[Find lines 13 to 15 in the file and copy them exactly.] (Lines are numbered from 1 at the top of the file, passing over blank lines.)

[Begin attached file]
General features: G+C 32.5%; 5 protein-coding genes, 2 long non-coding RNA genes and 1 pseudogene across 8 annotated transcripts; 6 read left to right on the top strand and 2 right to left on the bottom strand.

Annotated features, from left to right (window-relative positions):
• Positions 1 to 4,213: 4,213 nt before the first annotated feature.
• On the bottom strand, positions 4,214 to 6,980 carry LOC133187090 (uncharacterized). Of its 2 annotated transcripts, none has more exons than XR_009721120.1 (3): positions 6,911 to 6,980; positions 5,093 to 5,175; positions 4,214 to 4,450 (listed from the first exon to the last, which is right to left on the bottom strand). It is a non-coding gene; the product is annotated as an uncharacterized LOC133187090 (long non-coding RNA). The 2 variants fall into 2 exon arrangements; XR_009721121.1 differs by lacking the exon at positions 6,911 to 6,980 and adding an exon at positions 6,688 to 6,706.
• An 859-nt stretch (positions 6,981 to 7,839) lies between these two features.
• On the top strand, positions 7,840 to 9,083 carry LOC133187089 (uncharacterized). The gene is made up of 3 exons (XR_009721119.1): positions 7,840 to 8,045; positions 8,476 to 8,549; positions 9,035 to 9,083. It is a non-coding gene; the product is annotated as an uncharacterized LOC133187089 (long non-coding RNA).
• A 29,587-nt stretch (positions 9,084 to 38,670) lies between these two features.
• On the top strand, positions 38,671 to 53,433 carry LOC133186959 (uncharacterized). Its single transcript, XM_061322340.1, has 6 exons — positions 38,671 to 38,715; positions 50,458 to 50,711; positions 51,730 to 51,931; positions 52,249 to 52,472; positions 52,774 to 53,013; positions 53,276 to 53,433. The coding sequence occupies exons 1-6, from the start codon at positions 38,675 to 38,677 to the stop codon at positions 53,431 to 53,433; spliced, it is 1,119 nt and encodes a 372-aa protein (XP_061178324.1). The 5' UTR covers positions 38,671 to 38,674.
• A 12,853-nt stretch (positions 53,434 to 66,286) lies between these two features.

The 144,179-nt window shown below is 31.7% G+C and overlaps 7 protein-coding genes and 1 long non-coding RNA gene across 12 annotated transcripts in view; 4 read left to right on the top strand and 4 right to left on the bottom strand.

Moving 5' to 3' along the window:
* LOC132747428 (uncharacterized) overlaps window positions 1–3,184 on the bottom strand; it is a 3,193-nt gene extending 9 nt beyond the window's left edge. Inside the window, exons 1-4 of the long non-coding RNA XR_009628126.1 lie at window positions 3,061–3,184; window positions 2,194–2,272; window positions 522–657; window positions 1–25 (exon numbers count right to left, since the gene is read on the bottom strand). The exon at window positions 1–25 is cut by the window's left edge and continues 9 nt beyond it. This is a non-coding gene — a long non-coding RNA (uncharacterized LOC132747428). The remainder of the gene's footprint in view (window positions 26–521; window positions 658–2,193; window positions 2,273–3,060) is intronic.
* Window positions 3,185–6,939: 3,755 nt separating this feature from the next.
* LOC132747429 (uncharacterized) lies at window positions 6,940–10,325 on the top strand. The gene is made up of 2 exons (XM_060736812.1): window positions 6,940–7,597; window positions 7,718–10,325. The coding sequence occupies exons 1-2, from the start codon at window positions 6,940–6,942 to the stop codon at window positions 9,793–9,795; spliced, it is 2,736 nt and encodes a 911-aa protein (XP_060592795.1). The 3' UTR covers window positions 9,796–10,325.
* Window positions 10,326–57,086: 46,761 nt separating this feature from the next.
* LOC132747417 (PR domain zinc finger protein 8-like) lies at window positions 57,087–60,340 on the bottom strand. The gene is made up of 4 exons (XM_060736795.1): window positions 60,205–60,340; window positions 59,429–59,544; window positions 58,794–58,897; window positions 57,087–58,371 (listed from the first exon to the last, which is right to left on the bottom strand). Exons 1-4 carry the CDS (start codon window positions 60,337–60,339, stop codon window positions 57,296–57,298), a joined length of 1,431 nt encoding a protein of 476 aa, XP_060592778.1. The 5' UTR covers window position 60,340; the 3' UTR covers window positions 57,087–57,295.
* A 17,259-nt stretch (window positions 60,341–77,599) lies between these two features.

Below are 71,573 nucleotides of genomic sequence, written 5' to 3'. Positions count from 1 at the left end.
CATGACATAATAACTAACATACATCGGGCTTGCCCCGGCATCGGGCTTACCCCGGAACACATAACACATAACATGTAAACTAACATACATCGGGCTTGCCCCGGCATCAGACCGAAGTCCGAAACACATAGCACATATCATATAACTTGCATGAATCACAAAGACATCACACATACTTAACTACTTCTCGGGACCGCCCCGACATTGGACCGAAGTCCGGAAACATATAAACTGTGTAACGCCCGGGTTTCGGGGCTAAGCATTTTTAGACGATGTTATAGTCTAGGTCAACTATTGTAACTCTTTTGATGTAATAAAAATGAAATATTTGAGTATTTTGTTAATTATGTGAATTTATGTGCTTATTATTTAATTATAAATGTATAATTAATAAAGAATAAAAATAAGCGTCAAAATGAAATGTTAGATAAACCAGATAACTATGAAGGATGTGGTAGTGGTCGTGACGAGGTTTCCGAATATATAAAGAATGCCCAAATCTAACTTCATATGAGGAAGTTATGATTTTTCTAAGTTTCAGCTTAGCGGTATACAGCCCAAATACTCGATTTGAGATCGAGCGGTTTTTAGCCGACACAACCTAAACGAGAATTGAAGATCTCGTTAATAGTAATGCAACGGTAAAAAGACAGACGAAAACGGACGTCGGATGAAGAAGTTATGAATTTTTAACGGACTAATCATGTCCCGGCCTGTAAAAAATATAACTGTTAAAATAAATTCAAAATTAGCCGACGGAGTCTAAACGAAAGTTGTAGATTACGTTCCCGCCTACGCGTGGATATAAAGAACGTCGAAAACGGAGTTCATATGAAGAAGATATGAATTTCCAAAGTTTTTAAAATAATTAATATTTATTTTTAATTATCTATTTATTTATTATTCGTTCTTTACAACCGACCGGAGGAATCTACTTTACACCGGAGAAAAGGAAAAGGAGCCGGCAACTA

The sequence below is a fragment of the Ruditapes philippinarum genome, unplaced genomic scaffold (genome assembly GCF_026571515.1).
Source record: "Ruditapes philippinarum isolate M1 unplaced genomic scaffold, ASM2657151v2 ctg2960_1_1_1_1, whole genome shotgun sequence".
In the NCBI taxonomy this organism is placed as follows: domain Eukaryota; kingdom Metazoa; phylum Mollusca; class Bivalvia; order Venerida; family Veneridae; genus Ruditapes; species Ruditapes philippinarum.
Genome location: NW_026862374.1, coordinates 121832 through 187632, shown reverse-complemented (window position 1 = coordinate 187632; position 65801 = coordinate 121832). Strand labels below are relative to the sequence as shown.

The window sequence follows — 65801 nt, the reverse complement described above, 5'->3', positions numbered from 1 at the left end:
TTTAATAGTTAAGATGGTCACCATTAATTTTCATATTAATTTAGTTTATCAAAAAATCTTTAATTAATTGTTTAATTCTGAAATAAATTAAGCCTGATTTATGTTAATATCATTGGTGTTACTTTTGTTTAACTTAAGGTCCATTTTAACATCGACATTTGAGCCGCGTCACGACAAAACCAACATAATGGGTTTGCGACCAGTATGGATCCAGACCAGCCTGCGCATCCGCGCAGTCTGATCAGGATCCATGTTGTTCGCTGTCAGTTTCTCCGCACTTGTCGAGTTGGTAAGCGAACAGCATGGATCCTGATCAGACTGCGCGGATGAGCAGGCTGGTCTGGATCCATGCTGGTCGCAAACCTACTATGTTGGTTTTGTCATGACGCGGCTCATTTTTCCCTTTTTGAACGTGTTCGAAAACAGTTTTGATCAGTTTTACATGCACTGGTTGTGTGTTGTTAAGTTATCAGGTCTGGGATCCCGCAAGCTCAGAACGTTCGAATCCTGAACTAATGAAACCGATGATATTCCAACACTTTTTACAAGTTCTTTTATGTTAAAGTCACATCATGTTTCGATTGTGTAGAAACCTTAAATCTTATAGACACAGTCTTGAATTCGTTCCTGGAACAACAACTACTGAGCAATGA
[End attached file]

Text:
* Window positions 3,185–6,939: 3,755 nt separating this feature from the next.
* LOC132747429 (uncharacterized) lies at window positions 6,940–10,325 on the top strand. The gene is made up of 2 exons (XM_060736812.1): window positions 6,940–7,597; window positions 7,718–10,325. The coding sequence occupies exons 1-2, from the start codon at window positions 6,940–6,942 to the stop codon at window positions 9,793–9,795; spliced, it is 2,736 nt and encodes a 911-aa protein (XP_060592795.1). The 3' UTR covers window positions 9,796–10,325.
* Window positions 10,326–57,086: 46,761 nt separating this feature from the next.